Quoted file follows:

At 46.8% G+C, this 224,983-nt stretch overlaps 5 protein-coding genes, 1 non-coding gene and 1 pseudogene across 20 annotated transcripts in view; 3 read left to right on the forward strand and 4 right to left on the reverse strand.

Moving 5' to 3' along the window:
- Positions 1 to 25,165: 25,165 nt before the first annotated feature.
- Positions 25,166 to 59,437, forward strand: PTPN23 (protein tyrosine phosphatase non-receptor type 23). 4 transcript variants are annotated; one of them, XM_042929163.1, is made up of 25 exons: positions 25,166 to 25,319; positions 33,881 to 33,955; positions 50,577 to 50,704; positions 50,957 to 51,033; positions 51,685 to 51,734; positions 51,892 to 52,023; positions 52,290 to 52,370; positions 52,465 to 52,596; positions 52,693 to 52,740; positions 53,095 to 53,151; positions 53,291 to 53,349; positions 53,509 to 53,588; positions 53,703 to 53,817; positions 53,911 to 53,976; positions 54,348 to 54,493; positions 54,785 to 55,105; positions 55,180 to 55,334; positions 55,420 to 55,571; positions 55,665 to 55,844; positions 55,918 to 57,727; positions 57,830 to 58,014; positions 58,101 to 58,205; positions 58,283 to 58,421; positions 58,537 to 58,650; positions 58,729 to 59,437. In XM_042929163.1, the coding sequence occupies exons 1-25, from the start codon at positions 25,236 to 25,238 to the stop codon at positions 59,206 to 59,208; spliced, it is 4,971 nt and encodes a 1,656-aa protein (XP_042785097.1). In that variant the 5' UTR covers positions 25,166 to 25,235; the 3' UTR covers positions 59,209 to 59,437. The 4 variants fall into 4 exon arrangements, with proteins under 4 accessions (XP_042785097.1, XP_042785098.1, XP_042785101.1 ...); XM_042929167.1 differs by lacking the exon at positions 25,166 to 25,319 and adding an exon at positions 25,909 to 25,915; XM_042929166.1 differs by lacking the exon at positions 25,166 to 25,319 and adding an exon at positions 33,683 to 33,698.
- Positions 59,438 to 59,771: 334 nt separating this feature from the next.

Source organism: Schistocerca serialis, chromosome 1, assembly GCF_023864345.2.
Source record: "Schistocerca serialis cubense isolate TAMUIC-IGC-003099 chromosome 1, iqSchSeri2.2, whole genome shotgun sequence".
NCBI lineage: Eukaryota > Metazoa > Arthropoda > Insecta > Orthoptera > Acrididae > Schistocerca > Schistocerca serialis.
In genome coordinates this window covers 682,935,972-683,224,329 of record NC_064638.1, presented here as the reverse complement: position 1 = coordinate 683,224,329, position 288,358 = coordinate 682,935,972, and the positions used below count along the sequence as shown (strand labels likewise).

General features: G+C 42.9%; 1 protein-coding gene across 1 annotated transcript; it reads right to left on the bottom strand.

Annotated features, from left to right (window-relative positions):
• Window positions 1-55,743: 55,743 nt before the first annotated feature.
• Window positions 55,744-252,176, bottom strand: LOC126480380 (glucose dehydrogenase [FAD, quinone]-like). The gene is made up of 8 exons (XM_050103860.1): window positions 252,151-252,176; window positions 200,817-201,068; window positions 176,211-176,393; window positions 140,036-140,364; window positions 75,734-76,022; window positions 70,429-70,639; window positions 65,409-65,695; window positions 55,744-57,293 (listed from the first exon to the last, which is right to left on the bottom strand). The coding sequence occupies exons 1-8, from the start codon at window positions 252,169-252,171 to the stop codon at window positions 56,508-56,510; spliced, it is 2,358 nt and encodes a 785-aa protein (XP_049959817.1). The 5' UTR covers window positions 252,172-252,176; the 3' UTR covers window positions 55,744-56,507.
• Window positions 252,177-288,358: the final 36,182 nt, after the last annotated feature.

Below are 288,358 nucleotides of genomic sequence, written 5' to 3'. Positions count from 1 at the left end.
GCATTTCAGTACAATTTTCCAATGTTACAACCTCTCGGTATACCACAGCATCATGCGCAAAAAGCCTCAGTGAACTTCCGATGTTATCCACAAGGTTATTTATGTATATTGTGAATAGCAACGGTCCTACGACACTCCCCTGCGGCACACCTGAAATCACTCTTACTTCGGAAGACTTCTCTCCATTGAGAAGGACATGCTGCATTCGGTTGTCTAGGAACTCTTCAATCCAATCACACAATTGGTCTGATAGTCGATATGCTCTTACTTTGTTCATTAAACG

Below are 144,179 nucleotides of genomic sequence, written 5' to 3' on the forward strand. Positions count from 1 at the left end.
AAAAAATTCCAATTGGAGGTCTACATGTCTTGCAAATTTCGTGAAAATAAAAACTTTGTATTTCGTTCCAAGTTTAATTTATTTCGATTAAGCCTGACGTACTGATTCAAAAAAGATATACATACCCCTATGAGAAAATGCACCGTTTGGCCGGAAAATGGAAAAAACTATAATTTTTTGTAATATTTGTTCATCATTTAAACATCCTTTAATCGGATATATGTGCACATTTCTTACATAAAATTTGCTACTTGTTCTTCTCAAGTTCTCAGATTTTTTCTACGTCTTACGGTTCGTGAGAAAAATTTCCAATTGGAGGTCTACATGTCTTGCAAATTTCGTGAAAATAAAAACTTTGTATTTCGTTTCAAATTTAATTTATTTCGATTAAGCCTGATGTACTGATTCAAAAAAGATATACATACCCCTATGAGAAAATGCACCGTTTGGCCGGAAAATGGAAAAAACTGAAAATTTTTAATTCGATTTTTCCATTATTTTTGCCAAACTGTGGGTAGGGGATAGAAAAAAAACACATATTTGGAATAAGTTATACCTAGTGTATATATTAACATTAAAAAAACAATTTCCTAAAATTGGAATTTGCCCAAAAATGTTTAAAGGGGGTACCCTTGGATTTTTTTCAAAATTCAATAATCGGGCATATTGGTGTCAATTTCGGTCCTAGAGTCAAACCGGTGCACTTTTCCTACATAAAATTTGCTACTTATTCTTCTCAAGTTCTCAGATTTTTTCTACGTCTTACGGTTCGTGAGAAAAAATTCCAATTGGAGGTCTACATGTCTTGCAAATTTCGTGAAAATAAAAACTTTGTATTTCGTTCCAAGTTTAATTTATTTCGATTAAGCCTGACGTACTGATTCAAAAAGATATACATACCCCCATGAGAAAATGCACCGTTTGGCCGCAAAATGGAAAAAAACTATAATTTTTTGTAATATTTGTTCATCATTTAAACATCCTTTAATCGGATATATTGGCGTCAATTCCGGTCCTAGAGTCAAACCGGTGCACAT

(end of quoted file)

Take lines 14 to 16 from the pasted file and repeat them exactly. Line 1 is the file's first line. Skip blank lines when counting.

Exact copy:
• Window positions 252,177-288,358: the final 36,182 nt, after the last annotated feature.

Below are 288,358 nucleotides of genomic sequence, written 5' to 3'. Positions count from 1 at the left end.
GCATTTCAGTACAATTTTCCAATGTTACAACCTCTCGGTATACCACAGCATCATGCGCAAAAAGCCTCAGTGAACTTCCGATGTTATCCACAAGGTTATTTATGTATATTGTGAATAGCAACGGTCCTACGACACTCCCCTGCGGCACACCTGAAATCACTCTTACTTCGGAAGACTTCTCTCCATTGAGAAGGACATGCTGCATTCGGTTGTCTAGGAACTCTTCAATCCAATCACACAATTGGTCTGATAGTCGATATGCTCTTACTTTGTTCATTAAACG